“I first took her to Central Hospital Ulhasnagar, where they immediately put her on oxygen. Later, they asked me to take her to Chhatrapati Shivaji Maharaj Hospital in Kalwa [27 kilometres from Ulhasnagar] as her condition was very serious,” he says. “But when we reached the Kalwa hospital, we were told there was no free ICU bed; they sent us to Sion Hospital.”
That night Archana and Dnyaneshwar covered nearly 78 kilometres in a hired cab and spent Rs. 4,800 to get emergency medical care. There has been no let-up since then.
Archana and Dnyaneshwar, originally from Aurangabad district in Maharashtra, are among 22 per cent of India’s population that lives below the poverty line, says a report published by the Planning Commission in 2013. Following Archana’s diagnosis, the couple is further burdened by what is called ‘catastrophic healthcare expenditure’, which is defined as expenses that exceed 40 per cent of monthly non-food spending.
Travel expenses alone for 12 days of dialysis set the couple back by Rs. 12,000 a month. Medicines cost another Rs. 2000 a month.
Meanwhile, their income has only declined. Prior to Archana’s illness, on a good day the couple would earn around Rs. 500 from selling files and card holders outside Thane railway station, 53 kilometres from Vangani. On other days, that amount would be around Rs. 100. There were days when they earned nothing. “We earned only around 6,000 rupees a month – not more than that,” says Dnyaneshwar. (Also read: Seeing ‘the world through touch’ in a pandemic )
The modest and unstable income just about covered their monthly house rent of Rs. 2,500 and other household expenditure. Archana’s diagnosis has wielded a heavy blow to their already precarious finances.
With no family nearby to take care of Archana, Dnyaneshwar is unable to step out to work. “She is very weak,” he says. “She cannot even move around the house or use the toilet without support.”
Meanwhile, the debts are mounting. Dnyaneshwar has already borrowed Rs. 30,000 from friends and neighbours; two months of rent is overdue. Managing travel expenses to continue Archana’s dialysis is a constant worry for the couple. The only steady source of income is a Rs. 1,000 monthly pension under the Sanjay Gandhi Niradhar Pension Scheme.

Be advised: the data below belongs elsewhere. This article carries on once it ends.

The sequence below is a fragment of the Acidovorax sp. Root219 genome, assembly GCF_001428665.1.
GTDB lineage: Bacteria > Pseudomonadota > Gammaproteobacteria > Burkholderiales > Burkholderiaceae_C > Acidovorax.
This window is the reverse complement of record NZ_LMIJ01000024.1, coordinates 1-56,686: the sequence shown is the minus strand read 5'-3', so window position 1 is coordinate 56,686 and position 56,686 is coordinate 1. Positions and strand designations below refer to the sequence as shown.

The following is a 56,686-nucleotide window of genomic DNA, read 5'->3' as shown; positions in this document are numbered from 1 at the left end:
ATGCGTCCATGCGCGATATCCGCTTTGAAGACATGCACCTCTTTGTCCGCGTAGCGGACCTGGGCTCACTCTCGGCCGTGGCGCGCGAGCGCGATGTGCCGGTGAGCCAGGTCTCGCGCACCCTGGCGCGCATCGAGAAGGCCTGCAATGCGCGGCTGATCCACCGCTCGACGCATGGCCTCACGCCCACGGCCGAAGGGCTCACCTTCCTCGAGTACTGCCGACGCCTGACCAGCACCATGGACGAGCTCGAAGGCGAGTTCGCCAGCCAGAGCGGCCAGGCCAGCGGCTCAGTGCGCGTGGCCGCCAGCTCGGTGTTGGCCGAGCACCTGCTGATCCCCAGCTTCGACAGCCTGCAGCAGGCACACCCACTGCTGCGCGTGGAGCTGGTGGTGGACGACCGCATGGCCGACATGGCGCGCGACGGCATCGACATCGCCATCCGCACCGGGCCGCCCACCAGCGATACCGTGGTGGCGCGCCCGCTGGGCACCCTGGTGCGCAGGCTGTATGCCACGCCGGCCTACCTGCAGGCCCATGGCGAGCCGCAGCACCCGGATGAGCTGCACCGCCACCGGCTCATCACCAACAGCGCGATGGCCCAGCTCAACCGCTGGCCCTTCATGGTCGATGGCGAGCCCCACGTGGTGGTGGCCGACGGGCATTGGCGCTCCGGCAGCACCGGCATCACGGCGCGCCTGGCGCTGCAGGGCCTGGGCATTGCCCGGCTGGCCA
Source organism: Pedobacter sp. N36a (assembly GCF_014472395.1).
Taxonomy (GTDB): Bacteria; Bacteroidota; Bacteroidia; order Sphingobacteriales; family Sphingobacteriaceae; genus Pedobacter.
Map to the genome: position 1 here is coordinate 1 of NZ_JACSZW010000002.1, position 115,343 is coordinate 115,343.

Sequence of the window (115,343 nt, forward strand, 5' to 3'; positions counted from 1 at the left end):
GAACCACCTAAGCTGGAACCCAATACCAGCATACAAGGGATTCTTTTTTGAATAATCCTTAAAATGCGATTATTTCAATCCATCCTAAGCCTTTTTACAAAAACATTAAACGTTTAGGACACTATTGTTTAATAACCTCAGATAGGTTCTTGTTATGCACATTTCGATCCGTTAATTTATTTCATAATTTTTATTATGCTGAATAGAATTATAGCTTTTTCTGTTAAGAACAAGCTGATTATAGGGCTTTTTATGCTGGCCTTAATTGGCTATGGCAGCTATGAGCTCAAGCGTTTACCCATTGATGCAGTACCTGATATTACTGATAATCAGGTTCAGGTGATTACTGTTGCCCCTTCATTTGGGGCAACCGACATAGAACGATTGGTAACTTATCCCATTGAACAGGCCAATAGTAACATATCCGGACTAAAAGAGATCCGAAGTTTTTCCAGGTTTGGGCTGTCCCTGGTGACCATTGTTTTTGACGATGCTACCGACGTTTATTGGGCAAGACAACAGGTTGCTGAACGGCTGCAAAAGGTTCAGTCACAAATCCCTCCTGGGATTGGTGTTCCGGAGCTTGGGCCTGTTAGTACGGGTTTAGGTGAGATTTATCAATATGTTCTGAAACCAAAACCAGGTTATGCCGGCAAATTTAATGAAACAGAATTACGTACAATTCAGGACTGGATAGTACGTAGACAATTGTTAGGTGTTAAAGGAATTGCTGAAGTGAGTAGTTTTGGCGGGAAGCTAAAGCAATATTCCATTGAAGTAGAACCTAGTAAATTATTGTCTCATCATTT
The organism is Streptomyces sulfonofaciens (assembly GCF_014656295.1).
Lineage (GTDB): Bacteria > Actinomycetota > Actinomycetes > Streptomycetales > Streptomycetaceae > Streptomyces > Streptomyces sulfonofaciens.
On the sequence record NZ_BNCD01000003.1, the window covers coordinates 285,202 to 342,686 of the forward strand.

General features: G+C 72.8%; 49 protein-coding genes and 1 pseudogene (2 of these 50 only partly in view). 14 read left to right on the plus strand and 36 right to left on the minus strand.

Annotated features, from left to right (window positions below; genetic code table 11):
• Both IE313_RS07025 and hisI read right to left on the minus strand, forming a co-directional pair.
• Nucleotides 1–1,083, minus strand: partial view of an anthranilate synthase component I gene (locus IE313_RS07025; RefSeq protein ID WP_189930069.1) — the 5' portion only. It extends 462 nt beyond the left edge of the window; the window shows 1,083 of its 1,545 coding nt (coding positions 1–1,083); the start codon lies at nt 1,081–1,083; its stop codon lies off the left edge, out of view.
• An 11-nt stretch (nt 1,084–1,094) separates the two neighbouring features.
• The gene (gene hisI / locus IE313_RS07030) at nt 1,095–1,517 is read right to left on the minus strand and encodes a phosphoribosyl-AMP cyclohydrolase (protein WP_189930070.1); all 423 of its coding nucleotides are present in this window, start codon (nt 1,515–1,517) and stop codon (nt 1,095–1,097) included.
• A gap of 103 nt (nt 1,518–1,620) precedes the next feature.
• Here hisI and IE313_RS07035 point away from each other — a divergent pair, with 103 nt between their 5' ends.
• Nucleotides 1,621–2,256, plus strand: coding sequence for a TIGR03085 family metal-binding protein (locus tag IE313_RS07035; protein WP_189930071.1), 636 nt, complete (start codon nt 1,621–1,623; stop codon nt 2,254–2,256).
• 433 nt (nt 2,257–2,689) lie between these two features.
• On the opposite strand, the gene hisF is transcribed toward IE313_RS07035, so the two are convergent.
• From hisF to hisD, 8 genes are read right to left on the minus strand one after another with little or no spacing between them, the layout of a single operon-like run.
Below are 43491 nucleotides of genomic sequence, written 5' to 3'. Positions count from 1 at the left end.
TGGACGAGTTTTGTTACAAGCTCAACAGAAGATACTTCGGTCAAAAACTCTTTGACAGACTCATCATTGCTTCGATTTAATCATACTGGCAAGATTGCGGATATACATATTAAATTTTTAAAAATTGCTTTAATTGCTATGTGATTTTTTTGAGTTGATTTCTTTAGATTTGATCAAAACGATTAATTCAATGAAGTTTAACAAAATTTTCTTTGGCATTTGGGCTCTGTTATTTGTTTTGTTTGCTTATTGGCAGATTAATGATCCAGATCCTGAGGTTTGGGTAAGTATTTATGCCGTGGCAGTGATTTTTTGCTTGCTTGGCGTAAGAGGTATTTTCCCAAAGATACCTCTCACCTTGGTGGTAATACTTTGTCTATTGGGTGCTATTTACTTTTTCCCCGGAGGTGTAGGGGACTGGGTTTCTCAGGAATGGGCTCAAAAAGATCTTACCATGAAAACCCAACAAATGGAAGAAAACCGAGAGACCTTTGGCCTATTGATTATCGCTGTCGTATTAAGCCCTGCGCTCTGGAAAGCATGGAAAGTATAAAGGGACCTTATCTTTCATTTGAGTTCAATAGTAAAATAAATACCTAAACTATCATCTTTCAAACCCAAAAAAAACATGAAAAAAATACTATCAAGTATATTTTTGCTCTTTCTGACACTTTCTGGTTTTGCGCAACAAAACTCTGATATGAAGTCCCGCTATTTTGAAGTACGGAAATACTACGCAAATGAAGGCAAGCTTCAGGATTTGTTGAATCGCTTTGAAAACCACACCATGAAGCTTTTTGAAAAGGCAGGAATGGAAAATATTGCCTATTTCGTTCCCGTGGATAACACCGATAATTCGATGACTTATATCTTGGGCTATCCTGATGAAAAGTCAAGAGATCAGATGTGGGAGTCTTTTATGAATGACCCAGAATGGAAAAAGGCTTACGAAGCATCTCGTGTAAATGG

“Archu needs dialysis all her life,” Dnyaneshwar whispers, sitting on a metal bench outside the air-conditioned dialysis room where his wife is getting her four-hour treatment. “I don’t want to lose her,” he says, his voice quivering as he leans back to rest his head against a wall covered in paan stains.
Like large numbers of India’s population, Archana and Dnyaneshwar are reeling under the burden of high out-of-pocket expenditure (OOPE) in accessing healthcare services. According to the 2020-21 Economic Survey, India has “one of the highest levels of OOPE in the world, contributing directly to the high incidence of catastrophic expenditures and poverty.”
“Access to dialysis care is insufficient in rural areas. Under the PMNDP, centres must be set up at sub-district levels, with a capacity of three beds each,” says Dr. Abhay Shukla, national co-convenor of the Jan Swasthya Abhiyan. “And the government should reimburse the transportation expense to the patient.”
High out-of-pocket expenditure has other impacts on the patient. For example, it restricts spending on a suitable diet. Archana has been asked to eat nutritious meals and occasionally include fruits in her diet. However, even a single meal a day is becoming a challenge for the couple. “Our landlord gives us lunch or dinner; sometimes my friend sends some food over,” says Dnyaneshwar.
Some days they get no food.
“How to ask [outsiders] for food? So, I try to cook,” says Dnyaneshwar, who has never cooked before. “I bought rice, wheat flour and some dal [lentils] to last a month.” Lying in her bed, Archana gives him instructions on the days that he has to cook for them.
Patients like Archana, doubly burdened by disease and high costs of accessing medical care, point to an urgent need to improve population coverage of healthcare services and drastically reduce patients’ out-of-pocket expenditure. In 2021-22, public health expenditure was at 2.1 per cent of the country’s GDP. The 2020-21 Economic Survey suggested that “an increase in public health spend from 1 per cent to 2.5-3 per cent of GDP – as envisaged in the National Health Policy 2017 – can decrease the OOPE from 65 per cent to 30 per cent of overall healthcare spend.”
Archana and Dnyaneshwar have no understanding of these economic terms and recommendations. They just want to go home after a long, expensive trip for Archana’s dialysis. He leads her out of the hospital, gently holding her arm, and hails an autorickshaw. He quickly checks his pocket for the Rs. 505 left over from the morning’s journey.
“Do we have enough [money] to reach home?” asks Archana.
“Yes…,” says Dnyaneshwar, his tone a bit uncertain.